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Landscape Architecture Magazine

Landscape Architecture Magazine May 2017

Get Landscape Architecture Magazine digital subscription today for timely information on built landscapes and new techniques for ecologically sensitive planning and design.

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United States
American Society of Landscape Architects
€ 4,92(Incl. btw)
€ 41,41(Incl. btw)
12 Edities

in deze editie

1 min.

KATARINA KATSMA, ASLA, (“The Right Fit,” page 56) is the magazine’s writer/editor and writes the Goods and Palette columns for LAM. She has a BLA from the University of Illinois at Urbana-Champaign and an MLA from Sheffield University in the UK. You can reach her on Instagram or Twitter @katkatsma. “Sandy [Clinton] said that for her, a good landscape comes out of a good relationship. It’s been a common theme I’ve seen in all the designers I’ve interviewed for Palette.” KARL KULLMANN (“High Fidelity,” page 132) is associate professor of landscape architecture and urban design at the University of California, Berkeley. You can reach him at karl.kullmann@berkeley.edu. “I was surprised by the accessibility of next-generation drone mapping technology. With less than a minute of instruction, my students were piloting their own ultra-highresolution surveys.” JAMES…

3 min.

Anybody who values holding a license as a landscape architect is not going to like what happens next. The current political environment and a general disdain for moderation are encouraging an assault against many forms of occupational licensing, including licensing for landscape architecture. So far this year, there have been many bills introduced to end landscape architecture licensing and revamp occupational licensing structures in the legislatures of Arizona, Arkansas, Illinois, Mississippi, Missouri, Montana, Nevada, Virginia, and Washington. There are no doubt more to come. These attempts take various forms. Some would outright deregulate landscape architecture by simply removing it from the group of professions that require licensing. Others are more insidious and would reform landscape architecture as well as most all other licensing systems in the guise of “right to earn…

4 min.
writing on the wall

When I pay my dues each year, I do so to support our profession —landscape architecture—which I believe to be first and foremost about design—design, not political activism. In my opinion, it is inappropriate for LAM to openly take and promote biased political positions. If I want to hear how wrong Trump is, or how perfect a former president was, there are plenty of other places I can turn. Members should be able to participate in ASLA and LAM without ever having to come to grips with the staff’s personal political beliefs. Please. Be objective. Be professional. KEVIN VIA LAM ONLINE You may note that this is an opinion piece in a magazine which is only one of the many benefits that your ASLA membership provides. More importantly, your membership provides you…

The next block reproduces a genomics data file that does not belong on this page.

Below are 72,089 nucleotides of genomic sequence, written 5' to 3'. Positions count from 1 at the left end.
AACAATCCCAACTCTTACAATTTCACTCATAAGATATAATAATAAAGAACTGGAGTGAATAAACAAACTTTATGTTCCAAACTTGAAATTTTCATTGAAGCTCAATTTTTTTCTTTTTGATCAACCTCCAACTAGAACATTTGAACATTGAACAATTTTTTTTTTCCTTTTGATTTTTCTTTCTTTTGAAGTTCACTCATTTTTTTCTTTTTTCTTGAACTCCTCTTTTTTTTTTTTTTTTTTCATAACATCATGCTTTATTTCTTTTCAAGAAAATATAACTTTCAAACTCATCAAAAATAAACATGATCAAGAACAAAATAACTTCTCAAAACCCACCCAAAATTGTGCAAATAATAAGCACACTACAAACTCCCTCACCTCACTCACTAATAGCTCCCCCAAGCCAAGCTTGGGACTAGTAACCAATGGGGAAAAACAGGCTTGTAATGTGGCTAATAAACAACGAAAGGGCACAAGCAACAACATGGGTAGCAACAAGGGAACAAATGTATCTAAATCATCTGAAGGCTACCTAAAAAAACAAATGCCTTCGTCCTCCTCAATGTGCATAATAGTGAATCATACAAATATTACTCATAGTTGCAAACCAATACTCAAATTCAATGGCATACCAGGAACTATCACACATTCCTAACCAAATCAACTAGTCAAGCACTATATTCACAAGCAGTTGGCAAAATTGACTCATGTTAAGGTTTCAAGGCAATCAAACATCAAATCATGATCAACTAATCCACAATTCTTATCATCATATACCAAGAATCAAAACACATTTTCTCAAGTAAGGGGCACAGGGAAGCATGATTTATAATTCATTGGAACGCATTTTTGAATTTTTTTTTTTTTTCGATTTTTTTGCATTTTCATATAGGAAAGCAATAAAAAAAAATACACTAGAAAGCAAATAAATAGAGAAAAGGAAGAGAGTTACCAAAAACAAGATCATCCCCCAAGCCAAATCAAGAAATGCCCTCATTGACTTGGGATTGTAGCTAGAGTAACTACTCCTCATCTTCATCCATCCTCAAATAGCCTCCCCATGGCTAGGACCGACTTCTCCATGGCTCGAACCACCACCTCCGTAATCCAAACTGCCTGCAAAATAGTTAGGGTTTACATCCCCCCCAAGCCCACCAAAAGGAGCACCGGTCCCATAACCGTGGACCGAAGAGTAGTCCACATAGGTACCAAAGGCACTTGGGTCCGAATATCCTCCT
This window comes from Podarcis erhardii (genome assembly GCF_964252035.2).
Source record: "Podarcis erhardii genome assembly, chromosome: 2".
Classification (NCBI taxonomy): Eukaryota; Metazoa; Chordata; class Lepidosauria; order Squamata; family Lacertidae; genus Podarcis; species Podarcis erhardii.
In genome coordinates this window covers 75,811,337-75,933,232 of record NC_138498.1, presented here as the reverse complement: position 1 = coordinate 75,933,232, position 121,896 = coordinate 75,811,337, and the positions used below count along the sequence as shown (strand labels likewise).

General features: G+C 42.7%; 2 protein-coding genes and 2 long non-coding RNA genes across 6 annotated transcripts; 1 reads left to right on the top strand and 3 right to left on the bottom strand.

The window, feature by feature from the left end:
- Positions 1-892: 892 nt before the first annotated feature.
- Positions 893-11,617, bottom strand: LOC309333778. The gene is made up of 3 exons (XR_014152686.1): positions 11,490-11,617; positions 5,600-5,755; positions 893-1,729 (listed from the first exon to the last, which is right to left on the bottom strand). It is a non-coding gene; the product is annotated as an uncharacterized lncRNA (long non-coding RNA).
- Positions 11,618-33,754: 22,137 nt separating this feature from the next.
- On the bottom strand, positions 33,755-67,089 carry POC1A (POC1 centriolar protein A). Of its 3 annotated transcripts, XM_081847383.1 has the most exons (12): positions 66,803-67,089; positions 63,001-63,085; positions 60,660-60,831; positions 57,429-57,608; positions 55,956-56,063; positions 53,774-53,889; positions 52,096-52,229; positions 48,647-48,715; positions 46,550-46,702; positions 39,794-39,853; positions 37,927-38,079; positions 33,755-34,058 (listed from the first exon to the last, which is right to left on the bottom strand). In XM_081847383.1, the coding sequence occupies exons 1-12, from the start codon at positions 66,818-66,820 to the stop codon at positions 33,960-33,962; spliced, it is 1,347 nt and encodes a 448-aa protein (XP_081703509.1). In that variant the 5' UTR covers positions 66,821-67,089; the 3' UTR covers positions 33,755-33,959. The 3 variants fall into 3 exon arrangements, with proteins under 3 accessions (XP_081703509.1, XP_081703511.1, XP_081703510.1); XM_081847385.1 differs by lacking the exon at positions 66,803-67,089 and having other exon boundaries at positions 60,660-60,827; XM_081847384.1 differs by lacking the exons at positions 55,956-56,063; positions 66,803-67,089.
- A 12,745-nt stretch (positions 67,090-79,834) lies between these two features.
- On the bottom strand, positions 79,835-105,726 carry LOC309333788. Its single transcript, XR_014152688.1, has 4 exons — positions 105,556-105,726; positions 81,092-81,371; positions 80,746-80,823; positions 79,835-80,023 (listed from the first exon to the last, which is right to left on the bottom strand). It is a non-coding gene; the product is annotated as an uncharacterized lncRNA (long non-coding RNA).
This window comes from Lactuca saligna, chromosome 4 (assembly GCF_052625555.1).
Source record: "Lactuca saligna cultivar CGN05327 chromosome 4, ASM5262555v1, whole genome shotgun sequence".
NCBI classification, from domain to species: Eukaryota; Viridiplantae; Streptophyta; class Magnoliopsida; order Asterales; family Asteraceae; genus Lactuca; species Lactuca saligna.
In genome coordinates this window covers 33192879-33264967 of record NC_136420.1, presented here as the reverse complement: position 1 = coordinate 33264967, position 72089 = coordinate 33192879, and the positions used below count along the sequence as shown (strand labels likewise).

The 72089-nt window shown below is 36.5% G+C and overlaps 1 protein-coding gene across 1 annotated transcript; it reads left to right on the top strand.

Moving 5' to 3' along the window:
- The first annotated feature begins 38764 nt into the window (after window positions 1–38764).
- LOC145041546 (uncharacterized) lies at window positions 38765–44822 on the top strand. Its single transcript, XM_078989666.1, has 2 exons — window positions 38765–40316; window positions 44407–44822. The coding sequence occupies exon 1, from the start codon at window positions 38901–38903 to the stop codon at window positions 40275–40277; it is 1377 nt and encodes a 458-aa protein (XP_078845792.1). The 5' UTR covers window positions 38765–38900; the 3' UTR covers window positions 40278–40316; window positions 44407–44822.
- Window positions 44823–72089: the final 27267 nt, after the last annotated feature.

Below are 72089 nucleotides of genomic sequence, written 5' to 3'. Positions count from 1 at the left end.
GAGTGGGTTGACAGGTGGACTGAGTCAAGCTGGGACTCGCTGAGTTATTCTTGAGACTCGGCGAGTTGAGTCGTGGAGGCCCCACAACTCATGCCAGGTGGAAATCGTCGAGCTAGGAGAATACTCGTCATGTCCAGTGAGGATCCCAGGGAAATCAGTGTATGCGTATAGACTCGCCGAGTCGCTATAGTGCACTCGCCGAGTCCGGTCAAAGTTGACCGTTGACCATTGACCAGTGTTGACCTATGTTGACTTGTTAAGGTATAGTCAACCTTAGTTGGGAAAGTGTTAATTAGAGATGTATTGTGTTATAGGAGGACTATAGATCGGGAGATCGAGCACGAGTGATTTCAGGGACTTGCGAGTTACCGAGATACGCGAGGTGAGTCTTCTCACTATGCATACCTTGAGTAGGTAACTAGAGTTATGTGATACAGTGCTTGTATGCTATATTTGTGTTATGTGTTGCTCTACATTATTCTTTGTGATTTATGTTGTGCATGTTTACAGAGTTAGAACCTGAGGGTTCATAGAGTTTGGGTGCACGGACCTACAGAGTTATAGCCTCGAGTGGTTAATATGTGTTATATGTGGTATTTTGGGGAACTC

2 min.
do not disturb

When the Cedars-Sinai Medical Center opened in Los Angeles in 1976, its two main towers were surrounded by notoriously unattractive concrete terraces. “It was like a prison yard. Literally concrete and maybe a few trees in planters,” says Zeke Triana, the hospital’s director of facilities planning, design, and construction. “People didn’t really want to sit out there.” When recently invited to redesign the terraces, the Los Angeles-based AHBE Landscape Architects saw a chance to turn the concrete into what the firm’s president, Calvin Abe, FASLA, calls a “healing environment.” The terraces could be reconfigured to actually contribute to the hospital’s mission of improving people’s health. But physically building such a space proved difficult at a working hospital. A previous attempt to redesign the deck spaces had to be halted completely because vibrations…

2 min.
innovating upstream

Tucked within the old bends and oxbows of the Mississippi River, the cornfields of Somerset Plantation in Tensas Parish, Louisiana, are the backdrop for a high-profile competition to solve one of the region’s most pressing environmental issues. Here, four hours north of New Orleans, five finalist teams are testing new methodologies and management systems as part of the $1 million Tulane University Nitrogen Reduction Grand Challenge. Although the solutions will be evaluated for their effect on crop yield, their main target is not the field itself but an environment hundreds of miles away: the Gulf of Mexico. The goal of the challenge, which was conceptualized and funded by the New Orleans philanthropist Phyllis Taylor, is to reduce hypoxia, an ecosystem-wrecking scarcity of oxygen in a body of water, usually caused by…

2 min.
paying by the parcel

Since at least 1975, property owners in Detroit have paid a drainage charge for stormwater transportation and treatment. Some paid on an outdated fixed-rate meter system, while others were charged based on impervious acreage. But in October 2016, the Detroit Water and Sewerage Department (DWSD) began charging all property owners by the acre rather than by a meter. Customers pay $750 per impervious acre per month for each parcel they own. The drainage charge has two aims: to bill customers more equitably and manage the revenue requirements of combined sewer overflow facilities and wastewater treatment plants, says Palencia Mobley, the deputy director and chief engineer of DWSD. Customers will transition by class, beginning with cityowned properties and followed by industrial, commercial, tax exempt, residential, and faith-based parcels, to a single, impervious-based…